Defending the Threshold

Idiot/Savant at NRT blogs:

With ACT cutting a deal in Epsom, and Peter Dunne cutting one in Ohariu, MMP’s “electorate lifeboat”, which sees parties gain list seats in parliament if they gain a single electorate, has come in for a fair amount of flack. And today, Labour leader Phil Goff has reminded us all that he opposes it, and that he wishes MMP to have a strict 5% threshold, with no exception for electorates. I think this is exactly the wrong position to take. Why? Because the “electorate lifeboat” improves proportionality.

Phil Goff’s stance is pretty naked self interest. He only opposes it, so ACT will lose representation in Parliament. Goff’s view of a good electoral system is one which gets rid of Labour’s opponents.

My concern is that a future Labour Government will make unilateral partisan changes to the Electoral Act, as they did with the Electoral Finance Act. Simon Power set the model for bipartisan co-operation on electoral issues, but will Labour return his generosity? My concern again is that they will think National were suckers for giving them a say on electoral law, and that they will revert to type as we saw with the Electoral Finance Act and the retrospective legislation to retain Harry Duynhoven as an MP.

Proportionality, remember, was the entire point of MMP. We wanted parties to be represented in direct proportion to the votes cast. The 5% threshold undermines this, but the “electorate lifeboat” provides a way around it. Without it, the Parliaments of 1999, 2002, 2005, and 2008 would have been less proportional, and less representative, thanks to the exclusion of (respectively) of NZFirst, the Progressives, United Future and ACT. That would have been bad for our democracy.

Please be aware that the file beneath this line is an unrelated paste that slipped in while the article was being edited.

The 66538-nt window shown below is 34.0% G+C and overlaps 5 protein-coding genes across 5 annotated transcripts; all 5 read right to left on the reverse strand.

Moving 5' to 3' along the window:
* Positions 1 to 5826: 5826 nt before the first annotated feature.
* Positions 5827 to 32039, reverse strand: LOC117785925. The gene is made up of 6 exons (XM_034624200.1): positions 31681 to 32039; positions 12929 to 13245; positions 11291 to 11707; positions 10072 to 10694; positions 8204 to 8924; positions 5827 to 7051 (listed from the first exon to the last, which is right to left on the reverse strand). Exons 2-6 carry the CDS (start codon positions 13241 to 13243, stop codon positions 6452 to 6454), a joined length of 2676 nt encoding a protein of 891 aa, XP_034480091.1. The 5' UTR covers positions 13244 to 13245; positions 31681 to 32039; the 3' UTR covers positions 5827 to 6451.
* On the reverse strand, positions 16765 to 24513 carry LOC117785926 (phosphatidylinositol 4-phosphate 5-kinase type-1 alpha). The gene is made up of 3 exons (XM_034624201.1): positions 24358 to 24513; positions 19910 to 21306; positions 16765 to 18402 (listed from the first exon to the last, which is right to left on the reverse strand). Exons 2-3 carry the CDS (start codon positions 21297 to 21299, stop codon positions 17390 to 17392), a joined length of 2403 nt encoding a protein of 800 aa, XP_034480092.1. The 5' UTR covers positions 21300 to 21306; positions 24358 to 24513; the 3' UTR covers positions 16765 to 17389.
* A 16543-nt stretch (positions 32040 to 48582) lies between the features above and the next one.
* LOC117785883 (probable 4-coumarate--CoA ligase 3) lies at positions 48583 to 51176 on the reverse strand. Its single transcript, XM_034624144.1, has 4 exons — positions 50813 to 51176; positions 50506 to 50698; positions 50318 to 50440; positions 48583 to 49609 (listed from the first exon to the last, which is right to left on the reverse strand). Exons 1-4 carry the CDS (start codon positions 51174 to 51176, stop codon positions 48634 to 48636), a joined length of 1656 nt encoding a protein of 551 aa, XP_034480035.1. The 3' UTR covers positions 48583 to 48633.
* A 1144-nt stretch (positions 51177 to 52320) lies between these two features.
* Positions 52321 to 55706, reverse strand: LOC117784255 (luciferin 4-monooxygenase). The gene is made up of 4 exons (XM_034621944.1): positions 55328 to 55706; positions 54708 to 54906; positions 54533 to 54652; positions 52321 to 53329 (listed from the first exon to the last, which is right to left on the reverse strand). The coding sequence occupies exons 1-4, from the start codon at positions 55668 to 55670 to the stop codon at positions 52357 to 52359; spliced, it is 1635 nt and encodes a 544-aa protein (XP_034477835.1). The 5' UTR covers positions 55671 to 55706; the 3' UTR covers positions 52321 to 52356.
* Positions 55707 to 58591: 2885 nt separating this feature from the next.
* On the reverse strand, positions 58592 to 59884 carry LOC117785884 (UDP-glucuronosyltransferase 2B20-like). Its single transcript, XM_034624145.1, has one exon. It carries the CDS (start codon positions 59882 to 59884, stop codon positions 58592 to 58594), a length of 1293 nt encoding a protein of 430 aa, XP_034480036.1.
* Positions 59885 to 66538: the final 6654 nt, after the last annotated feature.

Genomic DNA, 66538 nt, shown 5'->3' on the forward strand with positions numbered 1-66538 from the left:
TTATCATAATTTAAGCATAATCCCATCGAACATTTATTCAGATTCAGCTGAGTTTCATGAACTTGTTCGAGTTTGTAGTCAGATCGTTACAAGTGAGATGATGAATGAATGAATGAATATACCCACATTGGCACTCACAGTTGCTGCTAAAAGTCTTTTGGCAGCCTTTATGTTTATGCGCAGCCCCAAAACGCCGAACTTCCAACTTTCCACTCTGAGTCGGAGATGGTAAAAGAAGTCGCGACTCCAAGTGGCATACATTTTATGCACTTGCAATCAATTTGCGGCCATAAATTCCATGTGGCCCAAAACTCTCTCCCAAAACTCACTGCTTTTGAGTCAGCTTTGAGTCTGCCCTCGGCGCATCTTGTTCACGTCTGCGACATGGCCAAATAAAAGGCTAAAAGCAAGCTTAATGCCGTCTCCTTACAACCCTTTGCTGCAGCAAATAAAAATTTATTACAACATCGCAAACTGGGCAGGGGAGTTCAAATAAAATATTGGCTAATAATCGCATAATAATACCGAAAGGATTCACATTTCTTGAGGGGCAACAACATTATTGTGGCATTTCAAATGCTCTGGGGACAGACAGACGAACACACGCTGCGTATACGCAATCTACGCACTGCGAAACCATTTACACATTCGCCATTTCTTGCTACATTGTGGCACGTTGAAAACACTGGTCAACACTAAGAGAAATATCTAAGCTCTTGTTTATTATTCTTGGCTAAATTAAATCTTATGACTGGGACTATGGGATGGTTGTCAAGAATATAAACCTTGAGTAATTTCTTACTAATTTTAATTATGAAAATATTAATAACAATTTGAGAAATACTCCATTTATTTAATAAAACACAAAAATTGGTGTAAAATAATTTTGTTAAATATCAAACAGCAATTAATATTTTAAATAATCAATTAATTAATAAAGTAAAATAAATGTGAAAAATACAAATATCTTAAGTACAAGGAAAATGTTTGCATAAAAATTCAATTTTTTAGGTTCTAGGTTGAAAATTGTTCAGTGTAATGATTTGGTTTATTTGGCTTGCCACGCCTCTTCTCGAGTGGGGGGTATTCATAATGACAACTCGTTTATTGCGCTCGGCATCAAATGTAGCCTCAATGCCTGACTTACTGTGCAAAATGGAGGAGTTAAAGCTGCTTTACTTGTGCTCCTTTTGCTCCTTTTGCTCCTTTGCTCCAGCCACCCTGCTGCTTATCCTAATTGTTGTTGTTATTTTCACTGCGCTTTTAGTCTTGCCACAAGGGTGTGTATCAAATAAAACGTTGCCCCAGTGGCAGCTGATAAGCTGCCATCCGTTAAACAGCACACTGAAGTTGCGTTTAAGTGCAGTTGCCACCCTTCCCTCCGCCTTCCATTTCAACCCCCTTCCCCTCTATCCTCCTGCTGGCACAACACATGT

Sometimes the lifeboat gives perverse results, as in 2008 when ACT gained 5 MPs while NZ First gained none despite receiving more party votes (4.07% vs 3.65%). This is obviously unfair. But you don’t remove unfairness by increasing it. The appropriate response to this situation is to give parties in NZ First’s situation representation, not deny it to both.

Even though personally I do not want NZ First in Parliament, I agree (somewhat) with Idiot/Savant. I support the threshold being lowered to 4%, as the Royal Commission recommended, even though this would have led to NZ First staying in Parliament.

I don’t support eliminating the threshold entirely, which would lead to a party on 0.4% gaining representation. I think this would lead to an Israel type situation where miniscule extremist parties have massive say in who forms the Government. Israel has learnt from their mistakes and has been increasing the threshold.

So in my opinion 5% is too high a threshold and no threshold is too “low”. I could possibly be convinced of say 3%, but in the end I think one should stick with the Royal Commission’s model as closely as possible, in the absence of strong reasons not to.

Goff’s – and Labour’s – position is not founded on democratic principles. Instead, it is driven by naked self-interest – most obviously, by a desire to remove ACT from the political equation …


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